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HIGH FIVES, March 2009, by Karen Demers
Snowshoes, a.k.a. the ‘original winter tire’. It has been said that the invention of the snowshoe was just as important as the creation of the wheel. “Why?” you ask. Because without the invention of the snowshoe, people would never have gained the ability to move across the snow. I know what you’re thinking – who would ever want to travel through the snow when they can just stay inside by the cozy fire? Well, let’s read on and find out why the ‘original winter tire’ is so important to the history of Canada.
Brief History: The snowshoe has its origins rooted in Central Asia. About 6,000 years ago someone took two pieces of solid wood, some basic binding and tied the wood to the bottom of their shoes, creating the “shoeski”. This invention allowed people to travel through the snow. Without this mobility, people would never have been able to migrate to northern Europe, populating countries like Sweden, Norway, and northern Asia or North America. The wonder of wood!
Here’s something cool to think about! The early settlers of our world did not march on snowshoes across Europe and sail across the Pacific Ocean to reach Canada. Back then, it is believed that Asia and Alaska were joined by a land bridge, now called the Bering Strait. This connection allowed the settlers to travel to new lands and settle in North America. How cool is that?! From here, historians believe that the people who occupied North Europe enhanced skis and the people who settled in Canada perfected the snowshoe. Specifically, the Athapascan Indians of the west coast and the Algonquin Indians of the Ottawa and St. Lawrence River valley areas introduced hundreds of designs of snowshoes for all possible conditions. Snowshoes were needed for survival during the winter and used for hunting, travelling, gathering wood, surveying new land, and war. It was not until the 1900s that snowshoeing became a recreational sport. In the early 1920s, communities would host snowshoeing hikes and advertise for participants in the local newspapers. The use of snowshoes became an important part of military travel, training and competition. From these developments, snowshoeing grew as a recreational sport and clubs sprang up across the country.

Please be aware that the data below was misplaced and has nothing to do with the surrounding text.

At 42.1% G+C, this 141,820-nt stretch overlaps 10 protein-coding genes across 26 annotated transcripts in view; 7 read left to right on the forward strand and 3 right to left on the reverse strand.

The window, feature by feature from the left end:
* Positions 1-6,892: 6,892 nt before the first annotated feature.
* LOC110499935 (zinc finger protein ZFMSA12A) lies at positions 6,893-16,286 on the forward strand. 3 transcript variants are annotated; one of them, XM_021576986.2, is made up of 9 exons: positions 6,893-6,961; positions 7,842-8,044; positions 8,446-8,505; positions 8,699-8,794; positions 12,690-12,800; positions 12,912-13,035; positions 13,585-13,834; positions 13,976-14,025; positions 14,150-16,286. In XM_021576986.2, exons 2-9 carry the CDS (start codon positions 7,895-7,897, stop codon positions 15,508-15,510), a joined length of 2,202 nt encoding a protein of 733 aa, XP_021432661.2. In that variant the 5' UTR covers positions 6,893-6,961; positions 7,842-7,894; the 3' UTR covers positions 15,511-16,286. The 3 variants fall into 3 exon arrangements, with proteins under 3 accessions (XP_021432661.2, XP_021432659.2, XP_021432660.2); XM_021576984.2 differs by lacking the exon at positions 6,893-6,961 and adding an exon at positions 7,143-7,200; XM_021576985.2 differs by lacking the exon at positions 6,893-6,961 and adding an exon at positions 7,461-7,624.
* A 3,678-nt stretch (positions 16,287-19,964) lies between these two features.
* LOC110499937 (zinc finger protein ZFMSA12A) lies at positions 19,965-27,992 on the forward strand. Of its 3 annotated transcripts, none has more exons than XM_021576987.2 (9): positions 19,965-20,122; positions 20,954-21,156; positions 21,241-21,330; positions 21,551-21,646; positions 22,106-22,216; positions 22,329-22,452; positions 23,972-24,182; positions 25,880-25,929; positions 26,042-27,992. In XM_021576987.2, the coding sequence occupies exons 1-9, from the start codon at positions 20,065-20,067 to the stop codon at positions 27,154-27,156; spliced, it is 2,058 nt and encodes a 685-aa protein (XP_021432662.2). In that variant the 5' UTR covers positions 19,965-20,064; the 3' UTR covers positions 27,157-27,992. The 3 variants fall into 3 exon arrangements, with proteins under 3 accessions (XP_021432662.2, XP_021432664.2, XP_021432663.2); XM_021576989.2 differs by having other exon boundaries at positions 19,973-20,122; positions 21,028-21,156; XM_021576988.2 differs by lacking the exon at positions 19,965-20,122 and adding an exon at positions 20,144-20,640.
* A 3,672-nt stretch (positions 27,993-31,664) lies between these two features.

While traditional snowshoes were made of wood, (white ash), and rawhide, more lightweight aluminum snowshoes were created in the 1970’s, making travel easier in certain conditions. This also allowed more people to participate in this sport.
Commitment Level: Snowshoeing has become a great recreational winter sport for people who are looking for an activity with little to no commitment.
Starting age: as young as 5 and up!
Physical Requirements: Little to none! Make sure you have no difficulties walking, and relativity good balance. Snowshoeing is an aerobic activity and will require you to have strong lungs!
Equipment: Snowshoes, of course! You’ll also need proper winter boots/shoes and clothes. When you’re outside in the winter it’s important to layer your clothes to keep warm.
Average Cost: Many places that offer ski rentals also offer snowshoe rentals starting at around $15. To buy a pair of traditional wooden or aluminum snowshoes you can pay between $90-300 depending on the style. Occasionally there is a small fee at ski resorts to use their trails.
What do parents think of snowshoeing?: It’s a great outdoor winter activity that doesn’t require teens to attend regular practices, games or tournaments like many other sports do.
Why should others consider Snowshoeing?: It is an unusual winter sport that doesn’t require too much commitment or a high level of fitness. It allows you to
get outside, get some fresh air and try something new and different!